Gastroesophageal Reflux Disease (GERD) Treatment

Gastroesophageal Reflux Disease (GERD) Treatment

Treatment for Moderate to Severe GERD, Hiatal Hernia

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When diet and medication no longer control chronic GERD (gastroesophageal reflux disease) symptoms, Duke gastroenterologists use endoscopic procedures to view the inside of your digestive tract to identify the reason for your discomfort. In some cases, a hiatal hernia (or a type of hiatal hernia called paraesophageal hernia) may be to blame.

Once the cause is diagnosed, your gastroenterologists may recommend a minimally invasive treatment to give you relief. These specialized procedures are performed by skilled surgeons with extensive experience treating GERD and related conditions.

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Understanding GERD

GERD occurs when the contents of the stomach move up into the esophagus. That causes symptoms such as burning behind your breastbone, belching, an acid taste in your mouth, or difficulty swallowing.

Treatment Stages
Our gastroenterologists may recommend treating GERD in stages, starting with diet and lifestyle changes and over-the-counter acid reducers before recommending prescription medications, including proton pump inhibitors. If these nonsurgical options aren't effective, and your GERD is considered moderate to severe, your gastroenterologist may recommend surgical treatment.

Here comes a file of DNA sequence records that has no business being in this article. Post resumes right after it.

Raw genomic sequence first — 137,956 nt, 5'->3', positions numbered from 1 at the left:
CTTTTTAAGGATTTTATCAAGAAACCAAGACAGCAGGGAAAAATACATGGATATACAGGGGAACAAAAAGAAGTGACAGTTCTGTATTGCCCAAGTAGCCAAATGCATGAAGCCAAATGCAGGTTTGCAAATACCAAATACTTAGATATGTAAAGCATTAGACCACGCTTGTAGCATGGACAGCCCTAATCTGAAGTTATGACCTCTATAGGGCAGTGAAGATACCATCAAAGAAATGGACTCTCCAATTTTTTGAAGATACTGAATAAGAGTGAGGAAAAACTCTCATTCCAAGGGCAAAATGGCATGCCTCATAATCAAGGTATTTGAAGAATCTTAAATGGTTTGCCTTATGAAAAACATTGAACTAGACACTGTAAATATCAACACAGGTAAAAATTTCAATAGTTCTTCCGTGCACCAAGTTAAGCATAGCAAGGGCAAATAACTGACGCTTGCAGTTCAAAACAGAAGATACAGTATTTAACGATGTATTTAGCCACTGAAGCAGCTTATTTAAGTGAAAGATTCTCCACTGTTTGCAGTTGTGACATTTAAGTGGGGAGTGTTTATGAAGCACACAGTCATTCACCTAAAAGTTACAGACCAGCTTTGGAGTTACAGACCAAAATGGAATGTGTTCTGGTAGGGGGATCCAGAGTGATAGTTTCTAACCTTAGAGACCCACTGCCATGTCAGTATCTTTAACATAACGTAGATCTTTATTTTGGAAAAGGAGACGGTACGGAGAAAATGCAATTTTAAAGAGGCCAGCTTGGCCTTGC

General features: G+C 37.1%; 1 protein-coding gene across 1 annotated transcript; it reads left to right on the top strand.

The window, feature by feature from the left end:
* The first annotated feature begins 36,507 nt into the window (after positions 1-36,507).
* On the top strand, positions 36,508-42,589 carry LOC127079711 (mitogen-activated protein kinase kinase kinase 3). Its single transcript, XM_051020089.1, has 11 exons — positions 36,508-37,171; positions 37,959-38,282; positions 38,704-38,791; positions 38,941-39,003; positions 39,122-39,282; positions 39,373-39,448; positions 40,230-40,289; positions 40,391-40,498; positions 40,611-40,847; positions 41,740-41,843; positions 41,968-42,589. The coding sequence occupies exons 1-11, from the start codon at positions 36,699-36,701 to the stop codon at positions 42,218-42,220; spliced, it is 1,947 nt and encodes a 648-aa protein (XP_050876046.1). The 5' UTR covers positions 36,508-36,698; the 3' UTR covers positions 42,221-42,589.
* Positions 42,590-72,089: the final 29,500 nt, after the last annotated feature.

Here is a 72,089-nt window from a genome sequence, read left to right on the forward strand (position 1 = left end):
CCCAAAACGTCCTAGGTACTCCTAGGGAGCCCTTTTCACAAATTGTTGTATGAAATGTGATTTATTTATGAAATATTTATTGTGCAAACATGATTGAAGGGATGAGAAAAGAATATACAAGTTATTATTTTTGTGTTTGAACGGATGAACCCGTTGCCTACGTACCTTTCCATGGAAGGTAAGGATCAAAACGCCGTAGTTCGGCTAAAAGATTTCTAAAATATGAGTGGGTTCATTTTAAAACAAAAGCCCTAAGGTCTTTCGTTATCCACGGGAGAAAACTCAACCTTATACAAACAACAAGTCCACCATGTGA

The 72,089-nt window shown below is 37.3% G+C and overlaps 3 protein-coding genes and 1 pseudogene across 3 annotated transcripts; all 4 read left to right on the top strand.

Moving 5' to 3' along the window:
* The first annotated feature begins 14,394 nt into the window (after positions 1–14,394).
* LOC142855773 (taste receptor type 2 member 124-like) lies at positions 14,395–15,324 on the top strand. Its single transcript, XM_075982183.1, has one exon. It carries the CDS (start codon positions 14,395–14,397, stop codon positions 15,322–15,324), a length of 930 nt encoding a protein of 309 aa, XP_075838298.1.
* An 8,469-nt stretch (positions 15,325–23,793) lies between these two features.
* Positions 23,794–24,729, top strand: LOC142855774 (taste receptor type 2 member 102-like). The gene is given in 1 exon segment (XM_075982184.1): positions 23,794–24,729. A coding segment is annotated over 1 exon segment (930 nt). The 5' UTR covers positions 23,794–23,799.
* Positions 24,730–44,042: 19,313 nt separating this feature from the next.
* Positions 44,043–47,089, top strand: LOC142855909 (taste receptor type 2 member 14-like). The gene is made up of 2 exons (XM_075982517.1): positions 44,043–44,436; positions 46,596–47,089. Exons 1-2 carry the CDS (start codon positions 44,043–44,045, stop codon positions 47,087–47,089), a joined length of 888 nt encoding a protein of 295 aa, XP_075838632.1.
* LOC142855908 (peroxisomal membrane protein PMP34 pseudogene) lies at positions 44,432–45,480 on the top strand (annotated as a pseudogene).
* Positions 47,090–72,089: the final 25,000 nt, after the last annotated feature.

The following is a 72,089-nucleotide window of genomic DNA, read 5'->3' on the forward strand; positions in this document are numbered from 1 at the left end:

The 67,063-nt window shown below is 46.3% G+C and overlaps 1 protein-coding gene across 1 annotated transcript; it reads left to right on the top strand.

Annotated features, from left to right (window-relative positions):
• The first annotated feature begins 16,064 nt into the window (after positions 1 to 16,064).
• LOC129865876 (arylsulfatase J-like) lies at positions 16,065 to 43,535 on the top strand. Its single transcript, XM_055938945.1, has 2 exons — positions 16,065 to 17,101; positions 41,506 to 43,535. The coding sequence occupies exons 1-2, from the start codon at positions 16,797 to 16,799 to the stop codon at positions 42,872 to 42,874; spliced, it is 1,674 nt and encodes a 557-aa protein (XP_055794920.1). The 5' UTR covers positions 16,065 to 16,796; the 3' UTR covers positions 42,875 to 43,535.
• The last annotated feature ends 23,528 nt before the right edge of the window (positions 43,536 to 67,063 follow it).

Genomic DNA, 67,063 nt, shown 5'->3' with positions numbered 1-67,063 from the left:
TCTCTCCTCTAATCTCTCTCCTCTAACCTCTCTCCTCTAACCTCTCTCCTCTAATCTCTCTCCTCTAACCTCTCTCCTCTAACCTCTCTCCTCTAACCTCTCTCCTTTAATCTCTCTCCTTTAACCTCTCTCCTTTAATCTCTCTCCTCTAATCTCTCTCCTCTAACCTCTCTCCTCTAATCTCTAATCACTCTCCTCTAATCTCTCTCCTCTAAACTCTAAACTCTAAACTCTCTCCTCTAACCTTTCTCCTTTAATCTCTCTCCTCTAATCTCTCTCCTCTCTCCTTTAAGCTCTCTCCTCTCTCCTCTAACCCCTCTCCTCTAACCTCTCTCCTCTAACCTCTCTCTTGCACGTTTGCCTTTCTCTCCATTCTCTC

Complications of Untreated GERD
Getting effective treatment for GERD is important because chronic acid reflux can cause painful irritation called esophagitis. It can also cause precancerous changes in the lining of the esophagus. This is called Barrett’s esophagus and may lead to the development of esophageal cancer. In rare cases, severe reflux can cause hoarseness, permanent vocal changes, and even severe narrowing of the esophagus called strictures.

Acid Reflux Procedures Repair Hiatal Hernias
A hiatal hernia, or type of hiatal hernia called a paraesophageal hernia, occurs when the stomach and other abdominal organs enter the chest area through the hiatus, a naturally occurring hole in the diaphragm. The presence of a hiatal or paraesophageal hernia allows acid to flow freely into the esophagus and may cause additional symptoms including nausea, vomiting, chest pain, heartburn, and difficulty swallowing. A surgical procedure can repair these hernias and offer symptom relief.

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Duke Health offers locations throughout the Triangle. Find one near you.


One or more of the following tests may be recommended to determine the cause of your symptoms and which GERD treatment is best for you.

Upper Endoscopy

Your doctor inserts a flexible tube into your mouth to view the inside of your esophagus, stomach, and small intestine.


During endoscopy, your gastroenterologist uses a device to measure pressures inside your esophagus and assess esophageal motility. This refers to how well food passes through your esophagus.

Esophageal Manometry

A tiny electronic device is inserted into your nose and guided to your esophagus via a thin, flexible tube called a catheter. It evaluates motility by monitoring strength and patterns of muscle function within the esophagus.